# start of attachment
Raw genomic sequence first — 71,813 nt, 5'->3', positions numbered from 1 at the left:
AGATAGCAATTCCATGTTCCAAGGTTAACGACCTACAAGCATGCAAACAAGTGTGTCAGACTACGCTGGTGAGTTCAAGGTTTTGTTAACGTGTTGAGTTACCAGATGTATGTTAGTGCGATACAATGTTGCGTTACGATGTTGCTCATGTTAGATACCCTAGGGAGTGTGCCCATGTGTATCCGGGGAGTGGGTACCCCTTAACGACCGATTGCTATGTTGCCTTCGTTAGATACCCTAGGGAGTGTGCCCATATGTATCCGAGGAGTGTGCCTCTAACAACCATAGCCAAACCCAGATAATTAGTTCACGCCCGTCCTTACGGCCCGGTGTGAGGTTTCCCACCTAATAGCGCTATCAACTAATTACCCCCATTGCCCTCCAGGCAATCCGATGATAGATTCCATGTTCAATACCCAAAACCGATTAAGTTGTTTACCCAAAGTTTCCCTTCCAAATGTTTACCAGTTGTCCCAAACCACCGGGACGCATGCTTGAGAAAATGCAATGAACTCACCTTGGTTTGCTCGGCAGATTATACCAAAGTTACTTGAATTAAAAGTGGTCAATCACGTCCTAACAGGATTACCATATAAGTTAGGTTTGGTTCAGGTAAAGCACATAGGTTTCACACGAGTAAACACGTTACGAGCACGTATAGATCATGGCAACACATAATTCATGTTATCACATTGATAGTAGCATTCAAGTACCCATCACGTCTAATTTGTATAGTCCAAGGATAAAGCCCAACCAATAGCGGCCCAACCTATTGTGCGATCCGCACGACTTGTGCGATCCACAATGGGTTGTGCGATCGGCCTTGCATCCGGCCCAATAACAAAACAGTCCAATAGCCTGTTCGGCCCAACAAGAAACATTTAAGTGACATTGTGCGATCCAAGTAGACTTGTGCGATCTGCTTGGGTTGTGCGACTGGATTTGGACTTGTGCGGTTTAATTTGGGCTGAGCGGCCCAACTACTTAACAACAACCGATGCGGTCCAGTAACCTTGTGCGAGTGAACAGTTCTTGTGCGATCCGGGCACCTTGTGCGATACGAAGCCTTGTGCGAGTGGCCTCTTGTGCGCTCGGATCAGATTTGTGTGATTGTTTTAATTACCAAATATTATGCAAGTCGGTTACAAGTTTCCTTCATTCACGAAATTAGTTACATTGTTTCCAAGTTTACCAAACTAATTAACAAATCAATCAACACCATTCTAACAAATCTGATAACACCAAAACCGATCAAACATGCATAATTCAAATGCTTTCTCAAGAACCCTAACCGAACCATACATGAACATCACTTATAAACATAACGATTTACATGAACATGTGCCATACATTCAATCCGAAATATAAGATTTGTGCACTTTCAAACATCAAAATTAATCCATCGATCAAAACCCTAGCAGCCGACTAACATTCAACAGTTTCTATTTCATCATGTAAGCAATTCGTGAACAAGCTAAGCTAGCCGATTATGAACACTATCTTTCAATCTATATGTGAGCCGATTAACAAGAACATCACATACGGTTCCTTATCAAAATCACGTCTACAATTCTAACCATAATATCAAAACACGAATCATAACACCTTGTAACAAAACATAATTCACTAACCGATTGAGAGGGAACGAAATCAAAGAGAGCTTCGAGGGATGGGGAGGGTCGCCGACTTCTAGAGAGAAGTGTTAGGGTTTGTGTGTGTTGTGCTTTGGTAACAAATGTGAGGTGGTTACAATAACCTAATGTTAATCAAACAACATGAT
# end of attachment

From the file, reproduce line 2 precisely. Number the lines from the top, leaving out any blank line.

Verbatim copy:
AGATAGCAATTCCATGTTCCAAGGTTAACGACCTACAAGCATGCAAACAAGTGTGTCAGACTACGCTGGTGAGTTCAAGGTTTTGTTAACGTGTTGAGTTACCAGATGTATGTTAGTGCGATACAATGTTGCGTTACGATGTTGCTCATGTTAGATACCCTAGGGAGTGTGCCCATGTGTATCCGGGGAGTGGGTACCCCTTAACGACCGATTGCTATGTTGCCTTCGTTAGATACCCTAGGGAGTGTGCCCATATGTATCCGAGGAGTGTGCCTCTAACAACCATAGCCAAACCCAGATAATTAGTTCACGCCCGTCCTTACGGCCCGGTGTGAGGTTTCCCACCTAATAGCGCTATCAACTAATTACCCCCATTGCCCTCCAGGCAATCCGATGATAGATTCCATGTTCAATACCCAAAACCGATTAAGTTGTTTACCCAAAGTTTCCCTTCCAAATGTTTACCAGTTGTCCCAAACCACCGGGACGCATGCTTGAGAAAATGCAATGAACTCACCTTGGTTTGCTCGGCAGATTATACCAAAGTTACTTGAATTAAAAGTGGTCAATCACGTCCTAACAGGATTACCATATAAGTTAGGTTTGGTTCAGGTAAAGCACATAGGTTTCACACGAGTAAACACGTTACGAGCACGTATAGATCATGGCAACACATAATTCATGTTATCACATTGATAGTAGCATTCAAGTACCCATCACGTCTAATTTGTATAGTCCAAGGATAAAGCCCAACCAATAGCGGCCCAACCTATTGTGCGATCCGCACGACTTGTGCGATCCACAATGGGTTGTGCGATCGGCCTTGCATCCGGCCCAATAACAAAACAGTCCAATAGCCTGTTCGGCCCAACAAGAAACATTTAAGTGACATTGTGCGATCCAAGTAGACTTGTGCGATCTGCTTGGGTTGTGCGACTGGATTTGGACTTGTGCGGTTTAATTTGGGCTGAGCGGCCCAACTACTTAACAACAACCGATGCGGTCCAGTAACCTTGTGCGAGTGAACAGTTCTTGTGCGATCCGGGCACCTTGTGCGATACGAAGCCTTGTGCGAGTGGCCTCTTGTGCGCTCGGATCAGATTTGTGTGATTGTTTTAATTACCAAATATTATGCAAGTCGGTTACAAGTTTCCTTCATTCACGAAATTAGTTACATTGTTTCCAAGTTTACCAAACTAATTAACAAATCAATCAACACCATTCTAACAAATCTGATAACACCAAAACCGATCAAACATGCATAATTCAAATGCTTTCTCAAGAACCCTAACCGAACCATACATGAACATCACTTATAAACATAACGATTTACATGAACATGTGCCATACATTCAATCCGAAATATAAGATTTGTGCACTTTCAAACATCAAAATTAATCCATCGATCAAAACCCTAGCAGCCGACTAACATTCAACAGTTTCTATTTCATCATGTAAGCAATTCGTGAACAAGCTAAGCTAGCCGATTATGAACACTATCTTTCAATCTATATGTGAGCCGATTAACAAGAACATCACATACGGTTCCTTATCAAAATCACGTCTACAATTCTAACCATAATATCAAAACACGAATCATAACACCTTGTAACAAAACATAATTCACTAACCGATTGAGAGGGAACGAAATCAAAGAGAGCTTCGAGGGATGGGGAGGGTCGCCGACTTCTAGAGAGAAGTGTTAGGGTTTGTGTGTGTTGTGCTTTGGTAACAAATGTGAGGTGGTTACAATAACCTAATGTTAATCAAACAACATGAT